Car factory closures have not affected already low prices yet
Prices of new vehicles of popular makes Toyota, Mazda and Skoda have come down considerably in Estonia, while it is not yet tied to factories being shut down in the coronavirus crisis.
Maren Uibo, head of marketing for Mazda dealer Inchcape Motors Estonia, told ERR that a sales campaign was planned before the crisis. Uibo said that favorable prices are the result of Mazda's Baltic warehouse that holds a wide selection of cars.
"The crisis and states of emergency are in different phases in different countries. Factories are located all over the world, with different models built in different countries. We cannot say yet whether the crisis has passed, while the industry will have changed once that happens," Uibo said, adding that the crisis has already affected manufacturers.
Executive manager for Skoda Tallinn Toomas Kuusk told ERR that Skoda Octavias have especially good prices today because of the arrival of the next generation model.
"Our stockpiles are rather modest at this time because factories have been idle for almost six weeks," Kuusk said, adding that it also affects dealerships in other countries.
He said that sales of new and used Skodas have fallen threefold because dealers didn't have enough cars to sell.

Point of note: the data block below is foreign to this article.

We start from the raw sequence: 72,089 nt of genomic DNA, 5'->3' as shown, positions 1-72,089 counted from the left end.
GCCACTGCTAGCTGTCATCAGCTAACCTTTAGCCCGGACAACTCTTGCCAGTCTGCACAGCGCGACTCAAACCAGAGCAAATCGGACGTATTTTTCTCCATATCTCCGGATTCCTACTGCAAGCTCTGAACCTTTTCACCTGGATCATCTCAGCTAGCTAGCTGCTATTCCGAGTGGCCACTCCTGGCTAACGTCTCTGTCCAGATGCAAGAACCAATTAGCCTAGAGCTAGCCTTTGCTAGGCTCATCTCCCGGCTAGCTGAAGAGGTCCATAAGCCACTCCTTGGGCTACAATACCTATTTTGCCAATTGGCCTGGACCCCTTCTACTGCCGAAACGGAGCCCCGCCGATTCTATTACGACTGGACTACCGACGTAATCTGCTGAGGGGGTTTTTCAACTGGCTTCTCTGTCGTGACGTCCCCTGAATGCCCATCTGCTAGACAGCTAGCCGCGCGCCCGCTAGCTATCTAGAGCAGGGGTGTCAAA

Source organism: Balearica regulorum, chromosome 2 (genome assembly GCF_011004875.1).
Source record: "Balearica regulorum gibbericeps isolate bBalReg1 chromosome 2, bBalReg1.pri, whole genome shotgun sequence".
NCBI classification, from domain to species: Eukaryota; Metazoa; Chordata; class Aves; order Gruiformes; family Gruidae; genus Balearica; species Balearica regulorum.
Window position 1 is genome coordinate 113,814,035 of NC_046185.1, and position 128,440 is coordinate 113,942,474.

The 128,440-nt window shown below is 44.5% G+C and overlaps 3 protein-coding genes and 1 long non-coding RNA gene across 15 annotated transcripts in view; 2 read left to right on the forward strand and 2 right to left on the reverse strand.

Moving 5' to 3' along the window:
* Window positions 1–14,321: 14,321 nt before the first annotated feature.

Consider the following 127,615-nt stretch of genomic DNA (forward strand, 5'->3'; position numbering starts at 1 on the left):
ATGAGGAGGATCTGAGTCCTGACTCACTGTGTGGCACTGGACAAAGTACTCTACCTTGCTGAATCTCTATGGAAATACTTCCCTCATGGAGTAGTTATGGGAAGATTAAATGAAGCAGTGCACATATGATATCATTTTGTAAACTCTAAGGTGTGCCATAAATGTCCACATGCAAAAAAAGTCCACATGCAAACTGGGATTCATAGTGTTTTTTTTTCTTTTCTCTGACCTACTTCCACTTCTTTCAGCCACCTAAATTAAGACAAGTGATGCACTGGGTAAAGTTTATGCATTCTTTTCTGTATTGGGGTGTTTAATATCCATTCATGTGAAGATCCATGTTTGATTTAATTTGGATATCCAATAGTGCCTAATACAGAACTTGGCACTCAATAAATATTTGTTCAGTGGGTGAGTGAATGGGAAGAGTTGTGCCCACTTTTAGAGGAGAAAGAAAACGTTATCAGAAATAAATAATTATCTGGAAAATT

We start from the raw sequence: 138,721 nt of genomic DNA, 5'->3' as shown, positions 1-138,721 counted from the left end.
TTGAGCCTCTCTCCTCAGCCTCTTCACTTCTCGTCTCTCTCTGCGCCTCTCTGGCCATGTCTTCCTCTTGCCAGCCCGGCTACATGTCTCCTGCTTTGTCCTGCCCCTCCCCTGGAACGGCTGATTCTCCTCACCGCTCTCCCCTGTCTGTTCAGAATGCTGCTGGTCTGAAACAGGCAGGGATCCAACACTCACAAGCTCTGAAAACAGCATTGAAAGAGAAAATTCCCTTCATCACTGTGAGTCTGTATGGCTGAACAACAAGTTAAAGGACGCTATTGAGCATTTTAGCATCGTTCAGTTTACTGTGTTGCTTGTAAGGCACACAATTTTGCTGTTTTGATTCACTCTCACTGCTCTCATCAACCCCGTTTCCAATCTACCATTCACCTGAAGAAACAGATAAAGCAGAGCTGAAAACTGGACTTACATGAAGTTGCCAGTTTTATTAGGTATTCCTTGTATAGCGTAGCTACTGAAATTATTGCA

Car sales down 66 percent because of coronavirus
Executive manager of Toyota importer Elke Group Veiko Karu told ERR that the coronavirus has caused the Estonian car market to shrink by 66 percent. Karu added that there were very few new clients in April and that care sales took a very serious hit alongside the tourism sector.
"Most factories in Europe remain closed, meaning we are not getting new cars. It is too early to say what effect this will have," Karu said.
He said that the car industry will continue to have difficulties after the coronavirus crisis passes.
"Because European economies are intertwined, the effects will probably become clear once countries start dialing back measures and restrictions," Karu said.
He added, however, that the second-hand car market has started to pick up instead of new car sales in May.
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Editor: Marcus Turovski